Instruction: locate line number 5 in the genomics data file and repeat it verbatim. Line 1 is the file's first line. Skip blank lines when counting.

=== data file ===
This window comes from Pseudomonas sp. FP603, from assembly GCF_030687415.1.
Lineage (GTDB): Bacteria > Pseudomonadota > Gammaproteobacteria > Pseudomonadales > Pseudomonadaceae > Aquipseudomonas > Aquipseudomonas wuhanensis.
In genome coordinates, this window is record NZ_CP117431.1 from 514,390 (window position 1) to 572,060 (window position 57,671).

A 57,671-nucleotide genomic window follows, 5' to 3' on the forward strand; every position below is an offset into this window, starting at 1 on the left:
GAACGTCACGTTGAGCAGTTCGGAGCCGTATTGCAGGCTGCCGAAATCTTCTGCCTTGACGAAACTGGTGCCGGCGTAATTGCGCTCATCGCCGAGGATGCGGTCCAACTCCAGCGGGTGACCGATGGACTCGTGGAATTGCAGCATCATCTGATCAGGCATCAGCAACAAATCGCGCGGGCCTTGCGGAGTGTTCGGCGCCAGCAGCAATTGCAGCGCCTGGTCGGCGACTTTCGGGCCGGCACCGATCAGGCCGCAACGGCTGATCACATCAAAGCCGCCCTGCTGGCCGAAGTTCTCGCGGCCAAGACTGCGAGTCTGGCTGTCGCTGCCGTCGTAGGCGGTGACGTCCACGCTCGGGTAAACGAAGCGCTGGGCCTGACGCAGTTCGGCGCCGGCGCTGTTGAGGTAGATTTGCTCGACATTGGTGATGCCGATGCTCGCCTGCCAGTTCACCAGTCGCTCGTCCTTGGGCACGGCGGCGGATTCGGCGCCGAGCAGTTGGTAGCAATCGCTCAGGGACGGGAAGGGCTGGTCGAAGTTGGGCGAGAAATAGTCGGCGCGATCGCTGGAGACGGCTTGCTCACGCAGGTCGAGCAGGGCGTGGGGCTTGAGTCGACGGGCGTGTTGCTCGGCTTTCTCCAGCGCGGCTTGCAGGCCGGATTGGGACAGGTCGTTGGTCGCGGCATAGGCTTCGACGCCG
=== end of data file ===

GAACGTCACGTTGAGCAGTTCGGAGCCGTATTGCAGGCTGCCGAAATCTTCTGCCTTGACGAAACTGGTGCCGGCGTAATTGCGCTCATCGCCGAGGATGCGGTCCAACTCCAGCGGGTGACCGATGGACTCGTGGAATTGCAGCATCATCTGATCAGGCATCAGCAACAAATCGCGCGGGCCTTGCGGAGTGTTCGGCGCCAGCAGCAATTGCAGCGCCTGGTCGGCGACTTTCGGGCCGGCACCGATCAGGCCGCAACGGCTGATCACATCAAAGCCGCCCTGCTGGCCGAAGTTCTCGCGGCCAAGACTGCGAGTCTGGCTGTCGCTGCCGTCGTAGGCGGTGACGTCCACGCTCGGGTAAACGAAGCGCTGGGCCTGACGCAGTTCGGCGCCGGCGCTGTTGAGGTAGATTTGCTCGACATTGGTGATGCCGATGCTCGCCTGCCAGTTCACCAGTCGCTCGTCCTTGGGCACGGCGGCGGATTCGGCGCCGAGCAGTTGGTAGCAATCGCTCAGGGACGGGAAGGGCTGGTCGAAGTTGGGCGAGAAATAGTCGGCGCGATCGCTGGAGACGGCTTGCTCACGCAGGTCGAGCAGGGCGTGGGGCTTGAGTCGACGGGCGTGTTGCTCGGCTTTCTCCAGCGCGGCTTGCAGGCCGGATTGGGACAGGTCGTTGGTCGCGGCATAGGCTTCGACGCCG